Galerie Urs Meile, Beijing
Acquired by the present owner from the above
Of artist Li Songsong's works, Put Down Your Whip (Lot 610) is rare in its allusion to and derivation from another work of art. Li's personal style of abstraction, deconstructing then reconstructing images, allows him to remove the original essence and meaning of the image and maintain the historical depiction of the 2nd Sino-Japanese war. Li's reconstructed image no longer has the emotional connection and implications that the original painting had, keeping a composed, almost objective standpoint, and causing the viewer and the recreated image to meet at a distance. This distance performs as a device to return the image to pure expression; Li's reconstructed images no longer possess their original meaning, but rather are returned to the untainted state of expression. As he once said: "No matter how you paint, there no way to conceal the reality of history...but perhaps my painting can provide some skepticism in the way we look upon certain issues or ideas."
This work is inspired by an earlier work of the famous 20th century realist painter, Situ Qiao. The original work was based on an anti-war play that was written to incite the fervor and righteousness of the Chinese people during Japanese occupation, and because of its historic value, the original painting is now in the collection of the National Art Museum. In 1937, with the outbreak of the 2nd Sino-Japanese War, Situ was forced into exile to Southeast Asia. In 1941, Situ was living in Singapore and that year saw the National Chinese Theatre group's two famous actors perform Tian Han's anti-aggression play, 'Put Down Your Whip,' at a street theatre, and as a result, created his painting of the same name.
66 years later, in 2007, the completely opened China has moved on from its former days as suffering victim of Japanese aggression, to become an integral member of the global economy, with the country's every action and movement under scrutiny from the rest of the world. It is in this environment, Li Songsong, born in 1973, and a graduate of the Central Academy of Fine Arts, picked up his paintbrush to depict his vision of the relationship between history and representation, and in doing so, questions the very way that we see. For the modern audience, the historical belligerence between the China and Japan becomes hidden in Li's thick brushstrokes, transpiring whatever message left into a purely visual form.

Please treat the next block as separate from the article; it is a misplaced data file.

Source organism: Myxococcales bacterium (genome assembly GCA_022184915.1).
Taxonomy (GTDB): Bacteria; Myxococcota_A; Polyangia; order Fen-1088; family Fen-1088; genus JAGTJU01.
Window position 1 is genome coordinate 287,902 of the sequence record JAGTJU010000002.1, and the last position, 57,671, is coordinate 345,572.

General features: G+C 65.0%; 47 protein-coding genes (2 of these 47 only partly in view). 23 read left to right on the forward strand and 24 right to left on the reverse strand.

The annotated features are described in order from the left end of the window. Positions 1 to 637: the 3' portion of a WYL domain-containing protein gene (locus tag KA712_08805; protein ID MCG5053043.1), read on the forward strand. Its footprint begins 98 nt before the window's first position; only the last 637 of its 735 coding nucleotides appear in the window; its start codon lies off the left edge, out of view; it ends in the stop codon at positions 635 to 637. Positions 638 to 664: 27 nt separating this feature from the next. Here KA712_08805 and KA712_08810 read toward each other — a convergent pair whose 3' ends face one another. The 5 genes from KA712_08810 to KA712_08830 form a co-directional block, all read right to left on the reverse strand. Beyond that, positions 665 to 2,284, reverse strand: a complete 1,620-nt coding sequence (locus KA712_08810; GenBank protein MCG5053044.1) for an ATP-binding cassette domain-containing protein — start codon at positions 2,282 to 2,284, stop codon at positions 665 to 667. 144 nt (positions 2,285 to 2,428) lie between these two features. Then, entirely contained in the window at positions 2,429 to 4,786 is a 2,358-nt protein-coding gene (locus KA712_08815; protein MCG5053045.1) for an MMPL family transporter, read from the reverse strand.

Among all of the young Chinese artists today, Li Songsong has become something of a star, with many exhibitions both domestically and internationally, including shows at P.S.1 in New York, the 2007 Moscow Biennale, and his solo exhibition at Pace Gallery in Beijing. Li takes all kinds of images as blueprints for his paintings, including historical photographs, film stills, family snapshots, even satellite captures of Taiwan. As in his other works, Li took the original painting of 'Put Down Your Whip' and broke it up into smaller regions, using a wide range of colors and extremely thick paint, to accentuate the image's details, and lastly, he reassembles the image. With the large palette and dividing borders fairly visible, Li's painterly technique allows him to widen the distance between his viewers and historical events. Using his exceptional skill and technique of abstraction, Li recreates the realist masterpiece by Situ Qiao. While presenting the 20th century history of China, Put Down Your Whip also embodies the evolution of 20th century Chinese art history.
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